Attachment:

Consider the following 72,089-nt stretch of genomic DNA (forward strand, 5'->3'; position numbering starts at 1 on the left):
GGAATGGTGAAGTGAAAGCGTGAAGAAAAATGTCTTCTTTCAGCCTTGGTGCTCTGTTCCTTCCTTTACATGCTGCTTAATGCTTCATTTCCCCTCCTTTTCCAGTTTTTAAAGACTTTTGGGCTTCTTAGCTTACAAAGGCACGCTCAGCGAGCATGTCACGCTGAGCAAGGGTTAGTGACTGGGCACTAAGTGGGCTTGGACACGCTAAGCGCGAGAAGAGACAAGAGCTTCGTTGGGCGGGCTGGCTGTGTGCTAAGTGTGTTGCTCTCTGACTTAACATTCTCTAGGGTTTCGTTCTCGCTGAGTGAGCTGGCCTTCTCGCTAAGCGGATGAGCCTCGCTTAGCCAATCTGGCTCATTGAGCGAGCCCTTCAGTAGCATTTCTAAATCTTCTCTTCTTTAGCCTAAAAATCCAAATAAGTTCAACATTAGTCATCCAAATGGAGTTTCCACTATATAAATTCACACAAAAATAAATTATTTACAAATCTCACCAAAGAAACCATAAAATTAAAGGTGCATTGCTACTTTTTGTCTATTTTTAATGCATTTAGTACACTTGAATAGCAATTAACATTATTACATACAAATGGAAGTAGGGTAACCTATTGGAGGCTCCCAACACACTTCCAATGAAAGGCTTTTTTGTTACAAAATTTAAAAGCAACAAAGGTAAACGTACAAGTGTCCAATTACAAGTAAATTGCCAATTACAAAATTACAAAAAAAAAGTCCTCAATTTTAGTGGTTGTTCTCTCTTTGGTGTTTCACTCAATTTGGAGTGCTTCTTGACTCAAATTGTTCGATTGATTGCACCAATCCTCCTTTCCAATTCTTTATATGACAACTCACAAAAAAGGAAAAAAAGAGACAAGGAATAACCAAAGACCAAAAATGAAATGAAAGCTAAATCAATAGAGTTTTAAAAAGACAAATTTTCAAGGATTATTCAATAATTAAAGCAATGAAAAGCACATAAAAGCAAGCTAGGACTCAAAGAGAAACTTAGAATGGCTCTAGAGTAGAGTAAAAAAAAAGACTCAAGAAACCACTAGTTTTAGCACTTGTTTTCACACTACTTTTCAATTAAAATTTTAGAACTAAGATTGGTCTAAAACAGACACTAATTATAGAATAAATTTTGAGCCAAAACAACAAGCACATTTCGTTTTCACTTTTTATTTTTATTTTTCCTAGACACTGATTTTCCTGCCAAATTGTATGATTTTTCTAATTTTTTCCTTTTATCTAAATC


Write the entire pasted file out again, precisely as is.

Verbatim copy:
Consider the following 72,089-nt stretch of genomic DNA (forward strand, 5'->3'; position numbering starts at 1 on the left):
GGAATGGTGAAGTGAAAGCGTGAAGAAAAATGTCTTCTTTCAGCCTTGGTGCTCTGTTCCTTCCTTTACATGCTGCTTAATGCTTCATTTCCCCTCCTTTTCCAGTTTTTAAAGACTTTTGGGCTTCTTAGCTTACAAAGGCACGCTCAGCGAGCATGTCACGCTGAGCAAGGGTTAGTGACTGGGCACTAAGTGGGCTTGGACACGCTAAGCGCGAGAAGAGACAAGAGCTTCGTTGGGCGGGCTGGCTGTGTGCTAAGTGTGTTGCTCTCTGACTTAACATTCTCTAGGGTTTCGTTCTCGCTGAGTGAGCTGGCCTTCTCGCTAAGCGGATGAGCCTCGCTTAGCCAATCTGGCTCATTGAGCGAGCCCTTCAGTAGCATTTCTAAATCTTCTCTTCTTTAGCCTAAAAATCCAAATAAGTTCAACATTAGTCATCCAAATGGAGTTTCCACTATATAAATTCACACAAAAATAAATTATTTACAAATCTCACCAAAGAAACCATAAAATTAAAGGTGCATTGCTACTTTTTGTCTATTTTTAATGCATTTAGTACACTTGAATAGCAATTAACATTATTACATACAAATGGAAGTAGGGTAACCTATTGGAGGCTCCCAACACACTTCCAATGAAAGGCTTTTTTGTTACAAAATTTAAAAGCAACAAAGGTAAACGTACAAGTGTCCAATTACAAGTAAATTGCCAATTACAAAATTACAAAAAAAAAGTCCTCAATTTTAGTGGTTGTTCTCTCTTTGGTGTTTCACTCAATTTGGAGTGCTTCTTGACTCAAATTGTTCGATTGATTGCACCAATCCTCCTTTCCAATTCTTTATATGACAACTCACAAAAAAGGAAAAAAAGAGACAAGGAATAACCAAAGACCAAAAATGAAATGAAAGCTAAATCAATAGAGTTTTAAAAAGACAAATTTTCAAGGATTATTCAATAATTAAAGCAATGAAAAGCACATAAAAGCAAGCTAGGACTCAAAGAGAAACTTAGAATGGCTCTAGAGTAGAGTAAAAAAAAAGACTCAAGAAACCACTAGTTTTAGCACTTGTTTTCACACTACTTTTCAATTAAAATTTTAGAACTAAGATTGGTCTAAAACAGACACTAATTATAGAATAAATTTTGAGCCAAAACAACAAGCACATTTCGTTTTCACTTTTTATTTTTATTTTTCCTAGACACTGATTTTCCTGCCAAATTGTATGATTTTTCTAATTTTTTCCTTTTATCTAAATC